When Vanity Fair unveiled the cover for its highly anticipated, annual Hollywood issue on Thursday, many took note of the fact that Reese Witherspoon appeared to have three legs due to what some called a "Photoshop" error. But that wasn't the only digital alteration the cover underwent.
The cover includes an array of celebrities ranging from Oprah to Michael B. Jordan to Tom Hanks. "12 Extraordinary Stars, One Momentous Year," reads the caption. It was originally set to feature 13 celebrities, but at the last minute, the magazine chose to digitally remove actor James Franco from the spread.
12 extraordinary stars, one very momentous year—the 2018 Hollywood portfolio is here. In the quarter-century since Vanity Fair launched the Hollywood Issue, show business has changed in fundamental ways, as have magazines—but a star-studded, foldout cover remains a surefire thrill. Get a closer look at the cover, also featuring our very own Graydon Carter, at the link in bio. Photograph by Annie Leibovitz.
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"We made a decision not to include James Franco on the Hollywood cover once we learned of the misconduct allegations against him," a Vanity Fair spokesperson told the Hollywood Reporter.
At least five women have accused Franco of sexual misconduct.
Several sources told the Hollywood Reporter that Franco sat for the photo shoot conducted by Annie Leibovitz. The celebrities for the cover, which include Oprah Winfrey, Michael B. Jordan and Tom Hanks, are shot in small groups. Those images are later digitally combined into a larger image, meaning the decision to remove Franco did not require a reshoot.
Vanity Fair has published its Hollywood issue annually since 1995. One of the highlights of the issue each year is its star-studded covers, which range from lush to comic to provocative. The magazine said the "Hollywood Issue can be judged by its covers: artful, innovative, prescient."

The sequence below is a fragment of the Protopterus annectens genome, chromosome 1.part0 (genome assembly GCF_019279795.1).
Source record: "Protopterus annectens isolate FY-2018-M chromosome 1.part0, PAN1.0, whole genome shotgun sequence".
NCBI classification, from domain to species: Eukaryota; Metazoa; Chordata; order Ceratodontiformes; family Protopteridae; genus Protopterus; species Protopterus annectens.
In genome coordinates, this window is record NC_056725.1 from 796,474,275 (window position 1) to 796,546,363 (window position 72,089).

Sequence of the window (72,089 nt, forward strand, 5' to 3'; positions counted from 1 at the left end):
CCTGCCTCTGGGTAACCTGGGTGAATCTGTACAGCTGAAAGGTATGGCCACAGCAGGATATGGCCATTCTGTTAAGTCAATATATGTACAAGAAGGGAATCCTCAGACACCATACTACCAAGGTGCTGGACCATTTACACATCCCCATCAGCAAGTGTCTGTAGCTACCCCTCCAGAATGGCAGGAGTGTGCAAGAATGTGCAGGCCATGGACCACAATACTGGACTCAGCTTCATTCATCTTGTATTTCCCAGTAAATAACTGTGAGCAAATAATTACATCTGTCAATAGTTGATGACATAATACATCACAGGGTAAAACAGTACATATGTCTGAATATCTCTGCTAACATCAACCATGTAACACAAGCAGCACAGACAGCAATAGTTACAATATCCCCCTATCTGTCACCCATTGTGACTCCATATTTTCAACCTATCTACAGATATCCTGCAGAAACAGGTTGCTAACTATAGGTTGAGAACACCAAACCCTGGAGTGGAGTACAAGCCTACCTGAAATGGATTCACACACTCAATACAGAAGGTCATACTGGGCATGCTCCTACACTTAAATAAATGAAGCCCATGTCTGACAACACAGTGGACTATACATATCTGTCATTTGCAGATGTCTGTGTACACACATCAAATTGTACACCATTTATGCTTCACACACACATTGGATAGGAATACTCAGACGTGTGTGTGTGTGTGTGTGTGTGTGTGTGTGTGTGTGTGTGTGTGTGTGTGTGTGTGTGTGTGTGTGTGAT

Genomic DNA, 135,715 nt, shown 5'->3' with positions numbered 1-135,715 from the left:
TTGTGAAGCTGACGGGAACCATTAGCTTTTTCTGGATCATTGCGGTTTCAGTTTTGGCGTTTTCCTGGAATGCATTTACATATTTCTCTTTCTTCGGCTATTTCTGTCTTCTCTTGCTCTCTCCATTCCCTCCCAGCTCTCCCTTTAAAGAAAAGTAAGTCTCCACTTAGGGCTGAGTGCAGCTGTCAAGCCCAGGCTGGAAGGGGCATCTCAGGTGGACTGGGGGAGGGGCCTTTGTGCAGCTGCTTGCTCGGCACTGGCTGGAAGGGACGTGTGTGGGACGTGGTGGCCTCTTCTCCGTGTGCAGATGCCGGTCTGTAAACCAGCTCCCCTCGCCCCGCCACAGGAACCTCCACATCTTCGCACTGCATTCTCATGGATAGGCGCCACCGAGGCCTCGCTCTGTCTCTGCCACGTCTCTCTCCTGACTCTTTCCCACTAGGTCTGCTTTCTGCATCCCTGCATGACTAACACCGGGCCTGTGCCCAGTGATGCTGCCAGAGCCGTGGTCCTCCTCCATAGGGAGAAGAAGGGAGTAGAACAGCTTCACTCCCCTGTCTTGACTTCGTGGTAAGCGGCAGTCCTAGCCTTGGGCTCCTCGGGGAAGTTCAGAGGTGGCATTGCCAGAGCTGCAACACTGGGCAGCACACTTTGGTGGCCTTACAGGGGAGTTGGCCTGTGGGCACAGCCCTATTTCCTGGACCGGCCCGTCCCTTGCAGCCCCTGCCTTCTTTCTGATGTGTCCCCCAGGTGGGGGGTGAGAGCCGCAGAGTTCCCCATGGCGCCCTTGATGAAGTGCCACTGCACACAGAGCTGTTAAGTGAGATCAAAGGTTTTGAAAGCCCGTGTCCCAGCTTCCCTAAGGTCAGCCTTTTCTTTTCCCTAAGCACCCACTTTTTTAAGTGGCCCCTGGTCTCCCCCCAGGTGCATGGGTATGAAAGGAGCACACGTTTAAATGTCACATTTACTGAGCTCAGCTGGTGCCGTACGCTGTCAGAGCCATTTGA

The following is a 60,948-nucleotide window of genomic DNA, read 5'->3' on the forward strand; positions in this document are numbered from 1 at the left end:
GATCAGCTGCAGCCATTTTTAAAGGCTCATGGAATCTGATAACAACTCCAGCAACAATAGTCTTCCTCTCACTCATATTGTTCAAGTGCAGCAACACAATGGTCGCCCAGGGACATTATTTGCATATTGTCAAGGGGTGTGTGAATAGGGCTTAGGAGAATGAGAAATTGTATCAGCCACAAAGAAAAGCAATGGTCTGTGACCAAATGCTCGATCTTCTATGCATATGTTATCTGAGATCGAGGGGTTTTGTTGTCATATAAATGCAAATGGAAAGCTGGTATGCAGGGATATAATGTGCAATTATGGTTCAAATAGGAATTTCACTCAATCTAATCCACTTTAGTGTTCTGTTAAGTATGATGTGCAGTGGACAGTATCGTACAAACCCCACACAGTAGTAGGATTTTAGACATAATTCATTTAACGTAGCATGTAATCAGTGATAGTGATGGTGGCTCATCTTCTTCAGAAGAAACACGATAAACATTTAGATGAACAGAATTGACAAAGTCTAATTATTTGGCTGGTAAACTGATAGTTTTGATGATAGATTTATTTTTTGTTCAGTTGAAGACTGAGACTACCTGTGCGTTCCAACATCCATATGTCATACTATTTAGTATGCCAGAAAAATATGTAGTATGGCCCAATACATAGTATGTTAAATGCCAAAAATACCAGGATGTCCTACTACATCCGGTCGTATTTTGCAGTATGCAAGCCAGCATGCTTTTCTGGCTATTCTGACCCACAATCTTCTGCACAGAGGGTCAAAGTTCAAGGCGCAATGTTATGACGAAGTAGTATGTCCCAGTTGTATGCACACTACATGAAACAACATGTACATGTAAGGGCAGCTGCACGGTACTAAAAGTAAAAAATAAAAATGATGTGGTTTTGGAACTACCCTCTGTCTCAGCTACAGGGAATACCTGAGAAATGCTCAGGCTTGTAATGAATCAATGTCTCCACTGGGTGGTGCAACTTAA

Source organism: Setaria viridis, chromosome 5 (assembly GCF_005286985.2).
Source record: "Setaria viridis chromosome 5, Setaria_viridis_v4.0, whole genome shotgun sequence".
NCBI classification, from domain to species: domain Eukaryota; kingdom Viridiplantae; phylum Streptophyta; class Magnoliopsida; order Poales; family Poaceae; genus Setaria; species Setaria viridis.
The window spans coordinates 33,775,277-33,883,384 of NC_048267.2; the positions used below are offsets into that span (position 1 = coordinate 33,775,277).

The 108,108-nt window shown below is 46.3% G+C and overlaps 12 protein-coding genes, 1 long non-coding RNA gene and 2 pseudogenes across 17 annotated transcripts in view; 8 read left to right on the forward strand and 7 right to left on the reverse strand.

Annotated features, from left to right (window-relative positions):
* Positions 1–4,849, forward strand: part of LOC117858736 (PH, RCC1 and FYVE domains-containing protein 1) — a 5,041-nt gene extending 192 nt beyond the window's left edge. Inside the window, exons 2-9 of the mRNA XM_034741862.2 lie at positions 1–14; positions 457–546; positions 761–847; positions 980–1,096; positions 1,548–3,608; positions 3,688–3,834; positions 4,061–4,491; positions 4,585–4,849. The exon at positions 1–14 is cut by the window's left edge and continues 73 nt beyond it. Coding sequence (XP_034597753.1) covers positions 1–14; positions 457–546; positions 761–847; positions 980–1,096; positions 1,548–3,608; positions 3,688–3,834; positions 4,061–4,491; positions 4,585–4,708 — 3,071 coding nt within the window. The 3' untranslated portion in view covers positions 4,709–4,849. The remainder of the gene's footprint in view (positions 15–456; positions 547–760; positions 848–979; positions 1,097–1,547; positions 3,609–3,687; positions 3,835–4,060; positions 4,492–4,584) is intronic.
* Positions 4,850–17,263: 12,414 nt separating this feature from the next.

Franco's star has quickly fallen ever since the Golden Globe Awards on Jan. 7, where he won "best actor in a musical or comedy" for his role in "The Disaster Artist" as real-life director Tommy Wiseau. What should have been a moment of celebration for the actor quickly shifted as several women took to Twitter and accused him of hypocrisy for wearing a pin in support of the anti-sexual harassment organization Time's Up.
"Cute #TIMESUP pin James Franco," tweeted actress Violet Paley. "Remember the time you pushed my head down in a car towards your exposed penis & that other time you told my friend to come to your hotel when she was 17? After you had already been caught doing that to a different 17 year old?"
"Hey James Franco, nice #timesup pin at the #GoldenGlobes, remember a few weeks ago when you told me the full nudity you had me do in two of your movies for $100/day wasn't exploitative because I signed a contract to do it?" tweeted actress and filmmaker Sarah Tither-Kaplan. "Times up on that!"
The following week, late-night hosts Seth Meyers and Stephen Colbert questioned Franco about the allegations during interviews on their respective shows. Franco continued to deny them, telling Colbert, "The things that I heard that were on Twitter are not accurate, but I completely support people coming out and being able to have a voice because they didn't have a voice for so long."
Then the Los Angeles Times published a story on Jan. 11 detailing the allegations against him, which included using his position as an acting teacher and director to coerce women into removing their clothes and performing oral sex on him. He continued to deny these allegations.
Franco has remained fairly quiet since then, skipping the Critics' Choice Awards even though he won for best comedy actor.
He failed to garner an Oscar nomination for his role in "The Disaster Artist." Many film critics had expected him to get a nod in the best actor category, according to the Hollywood Reporter.